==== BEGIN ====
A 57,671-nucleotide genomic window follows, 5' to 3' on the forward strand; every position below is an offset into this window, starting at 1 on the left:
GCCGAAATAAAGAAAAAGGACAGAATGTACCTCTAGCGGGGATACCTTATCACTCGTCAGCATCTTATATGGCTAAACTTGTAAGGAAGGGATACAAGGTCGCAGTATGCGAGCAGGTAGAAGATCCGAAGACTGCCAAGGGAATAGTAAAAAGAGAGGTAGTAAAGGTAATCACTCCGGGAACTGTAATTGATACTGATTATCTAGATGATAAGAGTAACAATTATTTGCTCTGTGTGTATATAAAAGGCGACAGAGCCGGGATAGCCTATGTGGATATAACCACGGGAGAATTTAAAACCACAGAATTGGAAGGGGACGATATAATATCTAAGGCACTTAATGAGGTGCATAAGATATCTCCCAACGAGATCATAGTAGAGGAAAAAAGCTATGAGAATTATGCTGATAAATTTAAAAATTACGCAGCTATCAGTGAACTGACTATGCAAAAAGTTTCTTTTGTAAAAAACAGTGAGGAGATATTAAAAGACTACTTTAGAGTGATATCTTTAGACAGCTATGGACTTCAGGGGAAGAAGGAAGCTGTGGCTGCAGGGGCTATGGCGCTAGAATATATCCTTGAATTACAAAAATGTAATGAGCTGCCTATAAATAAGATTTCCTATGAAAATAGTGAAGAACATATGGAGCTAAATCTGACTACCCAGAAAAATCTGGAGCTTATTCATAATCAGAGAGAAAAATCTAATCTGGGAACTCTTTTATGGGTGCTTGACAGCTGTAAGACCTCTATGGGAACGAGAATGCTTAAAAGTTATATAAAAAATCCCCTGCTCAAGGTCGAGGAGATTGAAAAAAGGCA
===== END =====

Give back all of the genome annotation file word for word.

A 57,671-nucleotide genomic window follows, 5' to 3' on the forward strand; every position below is an offset into this window, starting at 1 on the left:
GCCGAAATAAAGAAAAAGGACAGAATGTACCTCTAGCGGGGATACCTTATCACTCGTCAGCATCTTATATGGCTAAACTTGTAAGGAAGGGATACAAGGTCGCAGTATGCGAGCAGGTAGAAGATCCGAAGACTGCCAAGGGAATAGTAAAAAGAGAGGTAGTAAAGGTAATCACTCCGGGAACTGTAATTGATACTGATTATCTAGATGATAAGAGTAACAATTATTTGCTCTGTGTGTATATAAAAGGCGACAGAGCCGGGATAGCCTATGTGGATATAACCACGGGAGAATTTAAAACCACAGAATTGGAAGGGGACGATATAATATCTAAGGCACTTAATGAGGTGCATAAGATATCTCCCAACGAGATCATAGTAGAGGAAAAAAGCTATGAGAATTATGCTGATAAATTTAAAAATTACGCAGCTATCAGTGAACTGACTATGCAAAAAGTTTCTTTTGTAAAAAACAGTGAGGAGATATTAAAAGACTACTTTAGAGTGATATCTTTAGACAGCTATGGACTTCAGGGGAAGAAGGAAGCTGTGGCTGCAGGGGCTATGGCGCTAGAATATATCCTTGAATTACAAAAATGTAATGAGCTGCCTATAAATAAGATTTCCTATGAAAATAGTGAAGAACATATGGAGCTAAATCTGACTACCCAGAAAAATCTGGAGCTTATTCATAATCAGAGAGAAAAATCTAATCTGGGAACTCTTTTATGGGTGCTTGACAGCTGTAAGACCTCTATGGGAACGAGAATGCTTAAAAGTTATATAAAAAATCCCCTGCTCAAGGTCGAGGAGATTGAAAAAAGGCA